Local & International Cooperation

Local & International Cooperation

Maintaining and strengthening the good repute of the Mauritius International Financial Centre

Meeting International Norms and Standards

One of the FSC's key objectives is to align its policies and practices with international best practices of standard setters for better regulation and supervision of the non-banking financial services sector. Through its membership with international organisations, the FSC adheres to norms and standards in order to preserve the good repute of Mauritius in the financial services sector.

FSC's focus in defining international policy is inter alia to:

  • ensure adherence to international norms and best practices;
  • promote cooperation with both local and foreign regulators for effective supervision and exchange of information;
  • reinforce capacity building through cooperation and mutual assistance; and
  • combat Money Laundering, Terrorism Financing and tax fraud.

The FSC is a member of:



Regional Cooperation

The FSC is an active member of the International Organization for Securities Commissions (IOSCO) through Africa Middle East Regional Committee (AMERC) and the Emerging Market Committee. The FSC also participates in the Committee for Insurance,Securities and Non-Bank Financial Authorities (CISNA) set up under the Finance and Investment Protocol of the Southern African Development Community (SADC).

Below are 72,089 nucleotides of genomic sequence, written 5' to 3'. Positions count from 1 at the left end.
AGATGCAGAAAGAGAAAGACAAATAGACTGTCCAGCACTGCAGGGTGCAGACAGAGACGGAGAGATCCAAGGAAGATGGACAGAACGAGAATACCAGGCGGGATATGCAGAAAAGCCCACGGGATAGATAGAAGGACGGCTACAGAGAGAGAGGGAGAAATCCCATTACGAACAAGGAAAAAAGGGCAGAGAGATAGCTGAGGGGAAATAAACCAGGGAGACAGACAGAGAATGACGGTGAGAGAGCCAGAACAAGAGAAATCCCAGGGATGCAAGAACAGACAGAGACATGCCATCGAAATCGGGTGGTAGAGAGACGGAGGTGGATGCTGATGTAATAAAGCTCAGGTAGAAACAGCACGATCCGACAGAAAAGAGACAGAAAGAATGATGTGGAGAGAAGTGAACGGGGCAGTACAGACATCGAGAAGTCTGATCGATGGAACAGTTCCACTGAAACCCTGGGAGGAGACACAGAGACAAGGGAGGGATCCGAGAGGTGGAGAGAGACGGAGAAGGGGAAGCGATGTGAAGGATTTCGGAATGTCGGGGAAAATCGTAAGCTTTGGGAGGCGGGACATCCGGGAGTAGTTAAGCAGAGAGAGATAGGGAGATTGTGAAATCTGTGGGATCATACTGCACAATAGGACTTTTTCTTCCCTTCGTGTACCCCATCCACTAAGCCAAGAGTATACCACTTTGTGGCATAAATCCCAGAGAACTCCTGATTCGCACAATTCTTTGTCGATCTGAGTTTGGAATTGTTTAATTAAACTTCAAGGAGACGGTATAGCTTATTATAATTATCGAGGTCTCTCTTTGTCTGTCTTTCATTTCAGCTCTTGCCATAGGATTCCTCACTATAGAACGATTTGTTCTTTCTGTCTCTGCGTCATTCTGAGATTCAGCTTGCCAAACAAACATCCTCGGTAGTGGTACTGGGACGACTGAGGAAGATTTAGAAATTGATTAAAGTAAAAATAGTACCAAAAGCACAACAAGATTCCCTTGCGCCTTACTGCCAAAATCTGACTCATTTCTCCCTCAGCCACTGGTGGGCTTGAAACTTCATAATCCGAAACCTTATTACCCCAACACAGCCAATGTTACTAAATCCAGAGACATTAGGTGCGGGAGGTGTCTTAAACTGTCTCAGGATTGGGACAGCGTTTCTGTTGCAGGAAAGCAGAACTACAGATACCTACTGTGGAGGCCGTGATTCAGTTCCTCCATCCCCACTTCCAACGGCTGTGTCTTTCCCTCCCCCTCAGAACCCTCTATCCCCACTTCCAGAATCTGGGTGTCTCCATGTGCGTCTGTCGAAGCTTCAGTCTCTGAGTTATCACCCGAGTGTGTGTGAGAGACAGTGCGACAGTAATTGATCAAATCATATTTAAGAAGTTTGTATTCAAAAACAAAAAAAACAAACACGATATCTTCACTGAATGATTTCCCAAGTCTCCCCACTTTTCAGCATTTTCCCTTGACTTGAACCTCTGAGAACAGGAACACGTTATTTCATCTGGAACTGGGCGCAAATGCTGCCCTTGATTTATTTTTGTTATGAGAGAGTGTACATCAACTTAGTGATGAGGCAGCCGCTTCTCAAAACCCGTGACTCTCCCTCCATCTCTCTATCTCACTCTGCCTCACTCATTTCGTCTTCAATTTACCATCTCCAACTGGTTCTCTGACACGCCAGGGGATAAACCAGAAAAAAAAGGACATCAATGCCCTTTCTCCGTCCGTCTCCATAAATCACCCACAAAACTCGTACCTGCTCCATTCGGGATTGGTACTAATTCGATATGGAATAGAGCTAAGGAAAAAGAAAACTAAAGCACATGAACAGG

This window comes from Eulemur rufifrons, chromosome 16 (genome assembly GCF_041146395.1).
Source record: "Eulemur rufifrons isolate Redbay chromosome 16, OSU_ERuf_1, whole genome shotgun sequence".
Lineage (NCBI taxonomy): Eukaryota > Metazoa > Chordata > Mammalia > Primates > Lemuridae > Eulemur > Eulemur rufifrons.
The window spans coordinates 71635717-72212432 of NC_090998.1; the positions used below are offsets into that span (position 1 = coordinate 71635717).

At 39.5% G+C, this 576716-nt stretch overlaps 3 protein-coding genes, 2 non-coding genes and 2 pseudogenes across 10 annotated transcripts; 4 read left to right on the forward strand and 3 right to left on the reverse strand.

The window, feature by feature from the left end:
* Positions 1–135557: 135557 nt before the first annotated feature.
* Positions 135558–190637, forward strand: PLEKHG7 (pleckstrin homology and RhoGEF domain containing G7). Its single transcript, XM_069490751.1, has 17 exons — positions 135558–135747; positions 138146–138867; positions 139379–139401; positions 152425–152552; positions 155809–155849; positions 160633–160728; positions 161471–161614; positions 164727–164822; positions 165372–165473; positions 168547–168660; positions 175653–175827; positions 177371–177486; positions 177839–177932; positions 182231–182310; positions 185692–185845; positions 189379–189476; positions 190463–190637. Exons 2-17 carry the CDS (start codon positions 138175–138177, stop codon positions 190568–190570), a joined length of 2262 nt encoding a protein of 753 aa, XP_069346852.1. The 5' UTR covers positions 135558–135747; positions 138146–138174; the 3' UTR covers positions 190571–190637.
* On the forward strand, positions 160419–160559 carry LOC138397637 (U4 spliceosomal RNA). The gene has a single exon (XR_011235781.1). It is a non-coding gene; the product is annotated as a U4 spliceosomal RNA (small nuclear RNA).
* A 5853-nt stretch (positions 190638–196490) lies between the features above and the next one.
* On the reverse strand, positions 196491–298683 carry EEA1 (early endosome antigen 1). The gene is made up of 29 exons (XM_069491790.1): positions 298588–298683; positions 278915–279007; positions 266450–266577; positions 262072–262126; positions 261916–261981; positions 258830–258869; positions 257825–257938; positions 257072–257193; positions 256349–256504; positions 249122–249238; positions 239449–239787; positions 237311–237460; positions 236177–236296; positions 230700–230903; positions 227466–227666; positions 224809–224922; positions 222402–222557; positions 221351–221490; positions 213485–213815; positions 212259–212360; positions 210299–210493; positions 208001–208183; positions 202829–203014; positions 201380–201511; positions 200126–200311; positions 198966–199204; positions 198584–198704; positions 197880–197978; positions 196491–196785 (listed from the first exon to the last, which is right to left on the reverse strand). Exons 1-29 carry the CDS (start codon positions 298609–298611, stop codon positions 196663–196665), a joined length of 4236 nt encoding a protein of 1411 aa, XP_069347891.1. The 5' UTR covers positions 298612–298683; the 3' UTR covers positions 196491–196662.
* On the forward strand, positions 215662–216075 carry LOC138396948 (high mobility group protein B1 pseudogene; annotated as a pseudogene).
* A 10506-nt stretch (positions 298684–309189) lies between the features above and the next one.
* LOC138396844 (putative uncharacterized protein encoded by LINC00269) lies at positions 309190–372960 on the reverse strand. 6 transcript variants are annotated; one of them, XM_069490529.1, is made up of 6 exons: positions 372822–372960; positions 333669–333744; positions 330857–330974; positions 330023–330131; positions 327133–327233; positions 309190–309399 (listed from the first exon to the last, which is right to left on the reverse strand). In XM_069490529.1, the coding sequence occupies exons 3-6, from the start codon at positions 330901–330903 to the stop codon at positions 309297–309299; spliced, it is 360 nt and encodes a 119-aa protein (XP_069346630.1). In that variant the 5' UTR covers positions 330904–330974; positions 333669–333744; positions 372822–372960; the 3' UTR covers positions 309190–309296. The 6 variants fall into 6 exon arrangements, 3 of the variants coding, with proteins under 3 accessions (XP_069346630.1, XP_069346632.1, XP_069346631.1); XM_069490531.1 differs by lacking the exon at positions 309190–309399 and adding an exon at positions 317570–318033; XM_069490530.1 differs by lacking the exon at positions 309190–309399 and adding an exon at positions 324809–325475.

Membership of Mauritius on the Financial Stability Board's Regional Consultative Group for Sub-Saharan

Mauritius is a member of the FSB RCG for Sub-Saharan Africa since its establishment pursuant to the announcement of Financial Stability Board (FSB) in November 2010 to expand and formalise outreach beyond its membership. The FSC Mauritius along with other key stakeholders of the financial services sector represents Mauritius on the FSB RCG for Sub-Saharan Africa. Other members of the RCG are financial authorities from Angola, Botswana, Ghana, Kenya, Namibia, Nigeria, South Africa, Tanzania and the Central Bank of West African States.

The inaugural meeting of the RCG was held on 03 Feb 2012. For more information, please click here.

International Organisation of Securities Commission - Growth and Emerging Markets (GEM) Committee

The IOSCO GEM Committee is the largest Committee within IOSCO, representing 75 per cent of the IOSCO's ordinary membership. The Committee seeks to promote the development and greater efficiency of emerging securities and futures markets by establishing principles and minimum standards, providing training programs and technical assistance for members and facilitating the exchange of information and transfer of technology and expertise.

The GEM comprises eighty-eight members who include the world's fastest growing economies and 10 of the G-20 members. It consists of various five working groups to address different functional areas such as: Multinational Disclosure and Accounting, Regulation of Secondary Markets, Regulation of Market Intermediaries, Enforcement and the Exchange of Information and Investment Management respectively.